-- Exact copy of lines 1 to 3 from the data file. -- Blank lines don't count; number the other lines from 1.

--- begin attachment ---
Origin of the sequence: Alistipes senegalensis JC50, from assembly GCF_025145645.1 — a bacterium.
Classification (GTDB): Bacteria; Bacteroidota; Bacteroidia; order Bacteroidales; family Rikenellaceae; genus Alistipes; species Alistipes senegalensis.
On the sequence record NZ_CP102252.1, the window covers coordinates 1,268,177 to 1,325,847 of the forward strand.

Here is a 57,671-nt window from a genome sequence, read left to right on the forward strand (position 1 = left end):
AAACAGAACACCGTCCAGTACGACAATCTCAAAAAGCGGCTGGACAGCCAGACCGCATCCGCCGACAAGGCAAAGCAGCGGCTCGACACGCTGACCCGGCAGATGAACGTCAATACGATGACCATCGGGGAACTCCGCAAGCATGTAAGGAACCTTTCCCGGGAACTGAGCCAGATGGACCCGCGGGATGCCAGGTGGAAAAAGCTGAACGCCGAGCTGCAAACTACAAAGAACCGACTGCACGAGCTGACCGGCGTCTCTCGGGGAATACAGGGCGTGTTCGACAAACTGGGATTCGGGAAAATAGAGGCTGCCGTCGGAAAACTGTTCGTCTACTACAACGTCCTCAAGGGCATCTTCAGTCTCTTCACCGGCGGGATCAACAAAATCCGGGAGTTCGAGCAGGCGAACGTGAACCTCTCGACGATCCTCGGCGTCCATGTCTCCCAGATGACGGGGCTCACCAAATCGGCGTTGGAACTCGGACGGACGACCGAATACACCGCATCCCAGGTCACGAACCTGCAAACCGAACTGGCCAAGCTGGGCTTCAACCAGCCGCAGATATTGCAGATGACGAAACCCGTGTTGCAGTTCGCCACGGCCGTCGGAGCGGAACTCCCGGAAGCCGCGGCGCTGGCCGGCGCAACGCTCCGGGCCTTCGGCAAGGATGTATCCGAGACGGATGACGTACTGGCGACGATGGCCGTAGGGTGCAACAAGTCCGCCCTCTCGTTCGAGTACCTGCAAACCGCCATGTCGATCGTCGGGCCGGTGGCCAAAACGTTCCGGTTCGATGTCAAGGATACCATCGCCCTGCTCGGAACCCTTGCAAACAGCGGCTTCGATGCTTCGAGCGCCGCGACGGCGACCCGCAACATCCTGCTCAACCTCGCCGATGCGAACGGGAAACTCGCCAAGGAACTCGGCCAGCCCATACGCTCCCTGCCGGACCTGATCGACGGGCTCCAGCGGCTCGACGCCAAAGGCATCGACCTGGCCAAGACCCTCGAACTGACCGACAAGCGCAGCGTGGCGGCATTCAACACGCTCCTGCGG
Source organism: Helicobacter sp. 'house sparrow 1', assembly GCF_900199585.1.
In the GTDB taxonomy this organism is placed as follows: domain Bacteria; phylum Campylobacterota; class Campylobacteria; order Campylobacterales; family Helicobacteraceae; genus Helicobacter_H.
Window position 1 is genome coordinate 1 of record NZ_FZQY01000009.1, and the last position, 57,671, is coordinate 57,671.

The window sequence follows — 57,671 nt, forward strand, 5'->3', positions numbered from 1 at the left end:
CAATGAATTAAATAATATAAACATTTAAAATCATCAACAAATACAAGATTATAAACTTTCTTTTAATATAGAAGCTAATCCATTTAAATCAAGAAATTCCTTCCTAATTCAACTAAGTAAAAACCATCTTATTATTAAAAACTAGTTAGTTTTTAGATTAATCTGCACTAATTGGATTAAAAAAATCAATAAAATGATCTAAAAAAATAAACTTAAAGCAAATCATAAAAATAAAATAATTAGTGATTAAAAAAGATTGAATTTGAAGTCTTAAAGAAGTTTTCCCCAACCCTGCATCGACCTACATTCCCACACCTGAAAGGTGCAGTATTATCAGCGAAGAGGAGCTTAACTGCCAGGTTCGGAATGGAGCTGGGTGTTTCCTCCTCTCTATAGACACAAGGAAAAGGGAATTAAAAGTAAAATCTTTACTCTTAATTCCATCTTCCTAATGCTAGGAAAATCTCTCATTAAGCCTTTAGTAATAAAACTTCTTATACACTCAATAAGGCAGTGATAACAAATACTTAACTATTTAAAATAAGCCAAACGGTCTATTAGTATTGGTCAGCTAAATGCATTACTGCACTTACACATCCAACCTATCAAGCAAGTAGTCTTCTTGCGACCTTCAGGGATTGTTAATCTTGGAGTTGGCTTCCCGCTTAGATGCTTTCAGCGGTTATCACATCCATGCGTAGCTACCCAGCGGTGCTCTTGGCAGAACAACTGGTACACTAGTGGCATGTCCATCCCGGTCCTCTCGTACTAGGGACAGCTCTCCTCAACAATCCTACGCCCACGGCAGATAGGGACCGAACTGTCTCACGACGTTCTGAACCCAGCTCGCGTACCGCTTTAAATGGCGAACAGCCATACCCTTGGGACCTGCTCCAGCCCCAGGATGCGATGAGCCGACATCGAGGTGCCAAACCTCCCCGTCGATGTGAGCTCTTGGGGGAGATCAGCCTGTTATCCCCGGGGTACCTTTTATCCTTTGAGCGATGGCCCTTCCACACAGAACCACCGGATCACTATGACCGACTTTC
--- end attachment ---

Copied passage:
Origin of the sequence: Alistipes senegalensis JC50, from assembly GCF_025145645.1 — a bacterium.
Classification (GTDB): Bacteria; Bacteroidota; Bacteroidia; order Bacteroidales; family Rikenellaceae; genus Alistipes; species Alistipes senegalensis.
On the sequence record NZ_CP102252.1, the window covers coordinates 1,268,177 to 1,325,847 of the forward strand.